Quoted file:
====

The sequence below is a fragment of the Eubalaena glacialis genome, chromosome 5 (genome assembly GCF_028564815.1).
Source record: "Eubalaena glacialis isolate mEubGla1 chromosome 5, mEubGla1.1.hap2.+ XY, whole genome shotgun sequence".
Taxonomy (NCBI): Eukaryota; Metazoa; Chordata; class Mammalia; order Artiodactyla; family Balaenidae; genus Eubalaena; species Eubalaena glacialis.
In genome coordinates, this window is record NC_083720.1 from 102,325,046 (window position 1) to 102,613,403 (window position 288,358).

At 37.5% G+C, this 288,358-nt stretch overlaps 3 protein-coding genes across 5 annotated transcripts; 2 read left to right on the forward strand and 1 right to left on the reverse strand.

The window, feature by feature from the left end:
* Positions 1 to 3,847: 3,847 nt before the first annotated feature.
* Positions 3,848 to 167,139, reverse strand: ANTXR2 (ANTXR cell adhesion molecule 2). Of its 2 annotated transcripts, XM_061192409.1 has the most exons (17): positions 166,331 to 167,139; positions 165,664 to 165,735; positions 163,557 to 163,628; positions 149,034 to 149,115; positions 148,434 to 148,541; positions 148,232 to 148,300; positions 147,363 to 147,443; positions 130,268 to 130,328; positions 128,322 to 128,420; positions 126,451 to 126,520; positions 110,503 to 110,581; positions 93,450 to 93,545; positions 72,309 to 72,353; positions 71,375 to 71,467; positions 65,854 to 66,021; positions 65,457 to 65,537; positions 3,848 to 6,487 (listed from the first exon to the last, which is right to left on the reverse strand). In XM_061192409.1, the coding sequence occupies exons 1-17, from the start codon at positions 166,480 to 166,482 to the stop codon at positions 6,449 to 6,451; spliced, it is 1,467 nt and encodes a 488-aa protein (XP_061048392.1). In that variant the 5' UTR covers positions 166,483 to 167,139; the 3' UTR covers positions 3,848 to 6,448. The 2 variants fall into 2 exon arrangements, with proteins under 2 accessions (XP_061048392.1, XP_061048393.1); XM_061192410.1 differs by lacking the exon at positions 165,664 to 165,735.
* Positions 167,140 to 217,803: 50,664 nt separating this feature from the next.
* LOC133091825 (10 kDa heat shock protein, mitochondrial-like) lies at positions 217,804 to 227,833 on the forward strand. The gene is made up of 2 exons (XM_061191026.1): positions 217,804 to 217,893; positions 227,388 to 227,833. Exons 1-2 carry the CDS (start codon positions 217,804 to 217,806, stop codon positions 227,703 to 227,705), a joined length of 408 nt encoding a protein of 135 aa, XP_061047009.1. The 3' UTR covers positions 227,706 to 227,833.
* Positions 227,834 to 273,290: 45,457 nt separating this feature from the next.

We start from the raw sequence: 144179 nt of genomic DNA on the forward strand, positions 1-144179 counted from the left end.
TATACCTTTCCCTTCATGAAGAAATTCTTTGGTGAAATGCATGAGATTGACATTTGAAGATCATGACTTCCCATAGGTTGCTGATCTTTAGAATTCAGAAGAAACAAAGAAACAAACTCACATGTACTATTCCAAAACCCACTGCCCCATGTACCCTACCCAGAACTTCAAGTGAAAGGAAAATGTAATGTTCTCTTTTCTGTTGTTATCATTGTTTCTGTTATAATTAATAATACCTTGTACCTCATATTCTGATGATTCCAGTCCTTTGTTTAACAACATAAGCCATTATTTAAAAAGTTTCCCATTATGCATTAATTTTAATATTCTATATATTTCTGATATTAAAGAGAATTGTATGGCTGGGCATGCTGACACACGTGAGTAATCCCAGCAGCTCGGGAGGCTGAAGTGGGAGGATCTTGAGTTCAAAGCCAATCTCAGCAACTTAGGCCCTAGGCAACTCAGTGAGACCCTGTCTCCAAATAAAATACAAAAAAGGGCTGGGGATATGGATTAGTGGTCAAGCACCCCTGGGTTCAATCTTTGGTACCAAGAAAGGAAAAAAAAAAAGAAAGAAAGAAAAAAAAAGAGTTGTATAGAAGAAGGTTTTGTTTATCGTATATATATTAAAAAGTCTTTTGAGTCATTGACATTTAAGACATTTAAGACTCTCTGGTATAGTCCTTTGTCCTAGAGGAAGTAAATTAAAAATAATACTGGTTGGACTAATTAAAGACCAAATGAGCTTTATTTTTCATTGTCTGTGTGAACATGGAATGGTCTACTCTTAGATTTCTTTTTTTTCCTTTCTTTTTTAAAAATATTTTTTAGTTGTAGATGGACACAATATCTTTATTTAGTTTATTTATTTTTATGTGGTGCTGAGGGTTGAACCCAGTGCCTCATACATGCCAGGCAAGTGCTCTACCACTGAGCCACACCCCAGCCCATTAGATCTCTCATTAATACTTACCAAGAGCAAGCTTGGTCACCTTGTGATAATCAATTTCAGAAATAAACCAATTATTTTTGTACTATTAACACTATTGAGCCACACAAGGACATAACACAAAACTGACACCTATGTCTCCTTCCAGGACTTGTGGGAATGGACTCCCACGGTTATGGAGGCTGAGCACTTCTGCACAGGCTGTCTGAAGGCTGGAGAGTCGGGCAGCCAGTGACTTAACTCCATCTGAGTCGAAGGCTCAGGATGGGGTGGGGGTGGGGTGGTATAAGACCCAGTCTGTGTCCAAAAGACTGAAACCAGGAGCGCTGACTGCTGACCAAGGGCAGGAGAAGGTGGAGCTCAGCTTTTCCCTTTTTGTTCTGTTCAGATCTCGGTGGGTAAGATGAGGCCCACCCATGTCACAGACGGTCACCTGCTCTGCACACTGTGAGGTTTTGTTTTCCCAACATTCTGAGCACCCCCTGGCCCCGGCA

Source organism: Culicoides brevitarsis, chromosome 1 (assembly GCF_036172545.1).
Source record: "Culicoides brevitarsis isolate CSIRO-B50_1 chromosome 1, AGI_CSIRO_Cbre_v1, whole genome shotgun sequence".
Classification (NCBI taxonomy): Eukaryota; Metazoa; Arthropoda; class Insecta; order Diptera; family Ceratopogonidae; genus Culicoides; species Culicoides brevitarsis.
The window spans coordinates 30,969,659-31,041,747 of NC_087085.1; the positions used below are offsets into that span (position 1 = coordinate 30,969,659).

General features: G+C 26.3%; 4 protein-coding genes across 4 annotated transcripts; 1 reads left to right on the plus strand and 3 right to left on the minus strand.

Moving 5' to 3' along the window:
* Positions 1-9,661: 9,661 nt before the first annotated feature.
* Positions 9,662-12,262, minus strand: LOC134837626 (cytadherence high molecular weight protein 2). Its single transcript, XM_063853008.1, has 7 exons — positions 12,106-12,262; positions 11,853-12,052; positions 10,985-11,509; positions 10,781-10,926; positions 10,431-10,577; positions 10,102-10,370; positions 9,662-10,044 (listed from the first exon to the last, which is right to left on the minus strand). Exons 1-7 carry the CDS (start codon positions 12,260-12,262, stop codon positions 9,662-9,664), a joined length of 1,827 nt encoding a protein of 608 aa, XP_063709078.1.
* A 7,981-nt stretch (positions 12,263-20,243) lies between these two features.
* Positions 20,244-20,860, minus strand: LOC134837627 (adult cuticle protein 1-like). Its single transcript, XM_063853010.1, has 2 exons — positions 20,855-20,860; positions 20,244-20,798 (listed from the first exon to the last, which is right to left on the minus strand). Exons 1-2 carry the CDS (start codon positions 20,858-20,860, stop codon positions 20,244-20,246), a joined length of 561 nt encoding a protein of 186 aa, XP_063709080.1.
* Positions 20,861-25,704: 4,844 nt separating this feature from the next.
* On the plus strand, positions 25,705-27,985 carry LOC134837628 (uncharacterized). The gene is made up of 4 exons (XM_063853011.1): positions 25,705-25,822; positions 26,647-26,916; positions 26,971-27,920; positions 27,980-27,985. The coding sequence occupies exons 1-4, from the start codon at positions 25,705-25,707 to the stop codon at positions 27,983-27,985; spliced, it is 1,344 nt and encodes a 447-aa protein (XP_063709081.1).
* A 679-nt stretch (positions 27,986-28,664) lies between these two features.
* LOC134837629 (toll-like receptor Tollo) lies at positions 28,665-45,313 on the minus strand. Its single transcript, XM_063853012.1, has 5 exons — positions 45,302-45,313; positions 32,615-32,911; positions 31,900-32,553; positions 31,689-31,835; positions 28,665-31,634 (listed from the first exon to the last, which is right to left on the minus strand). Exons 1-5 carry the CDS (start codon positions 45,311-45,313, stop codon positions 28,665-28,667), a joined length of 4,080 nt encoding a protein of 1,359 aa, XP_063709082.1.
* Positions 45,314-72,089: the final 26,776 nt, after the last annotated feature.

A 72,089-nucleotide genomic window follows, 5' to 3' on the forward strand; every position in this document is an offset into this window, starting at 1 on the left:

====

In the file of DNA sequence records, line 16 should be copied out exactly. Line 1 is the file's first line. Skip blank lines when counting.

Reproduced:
Classification (NCBI taxonomy): Eukaryota; Metazoa; Arthropoda; class Insecta; order Diptera; family Ceratopogonidae; genus Culicoides; species Culicoides brevitarsis.